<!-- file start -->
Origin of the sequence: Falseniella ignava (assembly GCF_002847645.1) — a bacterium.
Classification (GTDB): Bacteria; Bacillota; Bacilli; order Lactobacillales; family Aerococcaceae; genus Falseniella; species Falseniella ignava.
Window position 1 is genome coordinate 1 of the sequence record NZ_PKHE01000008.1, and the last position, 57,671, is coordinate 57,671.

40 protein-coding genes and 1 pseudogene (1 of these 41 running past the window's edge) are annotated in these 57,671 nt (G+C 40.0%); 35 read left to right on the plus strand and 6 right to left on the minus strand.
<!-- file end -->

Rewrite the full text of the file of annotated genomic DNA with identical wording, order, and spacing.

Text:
Origin of the sequence: Falseniella ignava (assembly GCF_002847645.1) — a bacterium.
Classification (GTDB): Bacteria; Bacillota; Bacilli; order Lactobacillales; family Aerococcaceae; genus Falseniella; species Falseniella ignava.
Window position 1 is genome coordinate 1 of the sequence record NZ_PKHE01000008.1, and the last position, 57,671, is coordinate 57,671.

40 protein-coding genes and 1 pseudogene (1 of these 41 running past the window's edge) are annotated in these 57,671 nt (G+C 40.0%); 35 read left to right on the plus strand and 6 right to left on the minus strand.